Anna Tibaijuka, the Tanzanian head of UN Habitat, submitted her report earlier this week. A copy was also sent to Mugabe for review before it is made public, expected on Friday or Monday. -- Sapa-AP
Zim defiant over loan conditions
Nic Dawes and Rapule Tabane
21 July 2005 11:59
If South Africa agrees to a loan request from Zimbabwe, one of its conditions would be an end to the Murambatsvina campaign to demolish illegal structures in urban areas. (Photograph: AP)
Zimbabwean President Robert Mugabe may well choke on the tough conditions attached to any loan package offered to him by the South African government -- despite Zimbabwe's worsening foreign currency crunch.
Mugabe's spokesperson, George Charamba, told the Mail & Guardian that Zimbabwe would not accept financial help tied to conditions, adding that South Africa was one of numerous countries Zimbabwe had approached.
"I don't understand why the South African media is treating the loan request as unique to South Africa. We have also made representations to the Indian government," Charamba said.
Mugabe is due to visit China this weekend and diplomatic observers believe China is the country most likely to step into the breach.
Beijing is anxious to secure access to minerals such as platinum and chrome, which Zimbabwe has in abundance, and may provide a way for Mugabe to acquire hard currency without making political concessions.
In the first clear sign that South Africa is prepared to use its economic leverage to break Zimbabwe's political logjam, President Thabo Mbeki's Cabinet was expected this week to discuss Mugabe's request for a $1-billion loan facility. The International Monetary Fund (IMF), meanwhile, is taking final steps in preparation to expel Zimbabwe for its persistent failure to pay a $295-million debt.
Government officials stress that no decision has yet been taken to extend a credit line, but that any help will be based on a South African assessment of what is appropriate for Zimbabwe's needs and will entail stringent terms.
These are understood to include the resumption of talks on constitutional reform between Zanu-PF and the opposition Movement for Democratic Change (MDC), an end to the Murambatsvina, or "drive out filth" campaign to demolish illegal structures in urban areas, and economic reforms.
Charamba, was adamant that Zimbabwe would reject conditions, particularly a call for new talks with the MDC. "We meet the MDC on a daily basis and dialogue with them in parliament," he said.
"Should the MDC request talks outside Parliament, it will be considered. But firstly, they would have to clarify their call for sanctions, which are now causing untold suffering to ordinary Zimbabweans. That would be our precondition."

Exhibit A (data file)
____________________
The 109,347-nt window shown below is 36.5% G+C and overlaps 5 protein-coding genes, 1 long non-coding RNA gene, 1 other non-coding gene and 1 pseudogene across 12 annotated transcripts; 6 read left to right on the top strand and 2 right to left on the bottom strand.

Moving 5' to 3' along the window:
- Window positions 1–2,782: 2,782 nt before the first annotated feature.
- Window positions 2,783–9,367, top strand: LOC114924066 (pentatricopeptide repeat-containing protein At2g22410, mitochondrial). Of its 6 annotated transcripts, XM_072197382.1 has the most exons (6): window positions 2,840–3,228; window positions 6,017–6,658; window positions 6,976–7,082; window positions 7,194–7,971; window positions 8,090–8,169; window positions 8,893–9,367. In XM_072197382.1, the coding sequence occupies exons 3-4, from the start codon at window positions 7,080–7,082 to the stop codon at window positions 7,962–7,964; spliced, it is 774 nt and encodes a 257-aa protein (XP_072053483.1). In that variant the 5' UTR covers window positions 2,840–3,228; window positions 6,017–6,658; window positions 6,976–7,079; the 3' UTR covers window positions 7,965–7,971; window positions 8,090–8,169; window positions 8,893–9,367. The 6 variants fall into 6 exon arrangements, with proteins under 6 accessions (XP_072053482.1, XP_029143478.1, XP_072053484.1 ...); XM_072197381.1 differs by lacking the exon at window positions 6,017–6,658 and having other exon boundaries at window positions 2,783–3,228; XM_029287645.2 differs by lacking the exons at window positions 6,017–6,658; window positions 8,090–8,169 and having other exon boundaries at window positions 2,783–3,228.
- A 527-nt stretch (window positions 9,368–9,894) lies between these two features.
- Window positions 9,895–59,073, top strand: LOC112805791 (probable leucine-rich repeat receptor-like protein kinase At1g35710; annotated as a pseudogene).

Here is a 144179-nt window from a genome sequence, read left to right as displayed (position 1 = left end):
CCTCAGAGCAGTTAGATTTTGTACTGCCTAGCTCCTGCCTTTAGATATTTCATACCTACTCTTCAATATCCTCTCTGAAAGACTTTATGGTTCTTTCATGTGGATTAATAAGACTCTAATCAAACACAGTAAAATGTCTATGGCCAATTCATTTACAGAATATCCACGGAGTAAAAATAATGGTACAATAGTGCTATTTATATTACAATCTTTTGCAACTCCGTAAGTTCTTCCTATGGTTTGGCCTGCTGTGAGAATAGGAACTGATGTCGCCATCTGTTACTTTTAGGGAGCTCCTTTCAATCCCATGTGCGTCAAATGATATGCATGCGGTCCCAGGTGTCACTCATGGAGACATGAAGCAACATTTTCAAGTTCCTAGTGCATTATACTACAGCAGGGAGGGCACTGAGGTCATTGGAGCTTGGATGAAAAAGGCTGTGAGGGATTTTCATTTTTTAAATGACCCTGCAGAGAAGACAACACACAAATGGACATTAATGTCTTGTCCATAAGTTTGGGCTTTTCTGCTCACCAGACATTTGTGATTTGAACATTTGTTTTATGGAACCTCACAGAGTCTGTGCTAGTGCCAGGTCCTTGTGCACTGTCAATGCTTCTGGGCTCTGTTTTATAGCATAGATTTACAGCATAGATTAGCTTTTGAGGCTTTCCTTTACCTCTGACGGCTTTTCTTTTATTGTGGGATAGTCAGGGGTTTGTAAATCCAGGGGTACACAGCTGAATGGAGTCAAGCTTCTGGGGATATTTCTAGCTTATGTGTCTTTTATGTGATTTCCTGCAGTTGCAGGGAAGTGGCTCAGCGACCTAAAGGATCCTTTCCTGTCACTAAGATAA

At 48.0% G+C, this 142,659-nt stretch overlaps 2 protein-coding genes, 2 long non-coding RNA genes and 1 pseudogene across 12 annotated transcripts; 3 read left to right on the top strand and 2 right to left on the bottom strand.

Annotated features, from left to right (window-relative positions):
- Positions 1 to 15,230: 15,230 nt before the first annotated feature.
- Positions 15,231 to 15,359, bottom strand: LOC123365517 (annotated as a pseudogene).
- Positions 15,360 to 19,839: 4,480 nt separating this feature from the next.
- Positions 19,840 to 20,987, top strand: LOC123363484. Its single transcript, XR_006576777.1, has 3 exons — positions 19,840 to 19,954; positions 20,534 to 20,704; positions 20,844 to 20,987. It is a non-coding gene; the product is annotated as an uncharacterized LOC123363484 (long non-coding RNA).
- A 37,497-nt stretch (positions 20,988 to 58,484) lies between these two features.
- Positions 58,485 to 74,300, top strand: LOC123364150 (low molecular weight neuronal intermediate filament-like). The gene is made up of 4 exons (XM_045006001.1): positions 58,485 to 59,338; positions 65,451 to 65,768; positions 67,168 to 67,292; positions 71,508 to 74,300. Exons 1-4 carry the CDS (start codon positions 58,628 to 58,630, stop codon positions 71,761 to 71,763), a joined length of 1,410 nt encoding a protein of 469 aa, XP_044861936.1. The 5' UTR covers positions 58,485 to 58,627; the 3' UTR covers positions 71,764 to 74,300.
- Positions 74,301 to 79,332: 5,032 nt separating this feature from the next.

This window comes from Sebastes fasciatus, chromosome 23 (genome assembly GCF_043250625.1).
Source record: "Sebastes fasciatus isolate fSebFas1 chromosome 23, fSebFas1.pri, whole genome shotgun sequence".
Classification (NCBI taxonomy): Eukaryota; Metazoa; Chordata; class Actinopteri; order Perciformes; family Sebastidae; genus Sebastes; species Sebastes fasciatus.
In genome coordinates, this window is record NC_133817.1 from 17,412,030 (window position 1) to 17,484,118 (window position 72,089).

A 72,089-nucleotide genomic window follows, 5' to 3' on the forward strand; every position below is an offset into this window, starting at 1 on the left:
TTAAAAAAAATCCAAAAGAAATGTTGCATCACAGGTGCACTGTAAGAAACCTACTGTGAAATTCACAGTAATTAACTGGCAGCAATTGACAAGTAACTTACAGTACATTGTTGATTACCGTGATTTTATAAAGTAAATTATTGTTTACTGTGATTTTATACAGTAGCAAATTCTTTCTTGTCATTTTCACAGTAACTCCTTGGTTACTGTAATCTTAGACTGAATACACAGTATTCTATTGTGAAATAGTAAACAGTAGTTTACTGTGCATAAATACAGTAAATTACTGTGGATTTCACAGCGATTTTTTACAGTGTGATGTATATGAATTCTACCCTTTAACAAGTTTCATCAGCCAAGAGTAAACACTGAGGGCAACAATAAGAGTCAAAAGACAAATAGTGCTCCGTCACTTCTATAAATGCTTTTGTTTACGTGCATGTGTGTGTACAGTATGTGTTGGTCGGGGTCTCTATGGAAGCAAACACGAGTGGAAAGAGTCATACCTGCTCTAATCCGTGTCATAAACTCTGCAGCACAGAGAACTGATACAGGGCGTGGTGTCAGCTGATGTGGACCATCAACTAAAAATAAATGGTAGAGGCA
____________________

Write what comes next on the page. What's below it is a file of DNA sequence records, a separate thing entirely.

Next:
He added: "I don't understand why South Africans will put a condition that we end Operation Clean Up when it has already ended. We are now at the next stage, Operation Hlalani Kahle (stay and live well), which will focus on housing delivery that goes beyond people affected by Operation Clean Up."
Nevertheless, the IMF's threatened withdrawal appears to have created a window of opportunity for the South African government to push ahead with plans for a "carrot-and-stick" package, which Finance Minister Trevor Manuel has been quietly punting for some time.
Zimbabwe needs hard currency to buy fuel, electricity and basic commodities. With its reserves exhausted, the government has been reduced to buying dollars on the black market to fund imports.
After a visit to Harare by Deputy President Phumzile Mlambo-Ngcuka and Deputy Finance Minister Jabu Moleketi, Manuel and Reserve Bank governor Tito Mboweni met officials, led by Zimbabwe Reserve Bank governor Gideon Gono, last Friday.
South African sources said that while the Zimbabwean delegation "painted a picture" of their currency crisis, any funding would be shaped by their own assessment of the situation. The credit facility was unlikely to amount to the reported $1-billion.
"It is far from a done deal," one official said. "The conditionalities will be tough and Mugabe isn't going to like them at all."
China is seen as Zimbabwe's most likely benefactor, as it makes no pretence of using aid to promote democracy and good governance.
Western and African diplomats are worried that the link between economic assistance and good governance, established by initiatives such as the New Partnership for Africa's Development (Nepad), may be undermined in China's drive for resource security.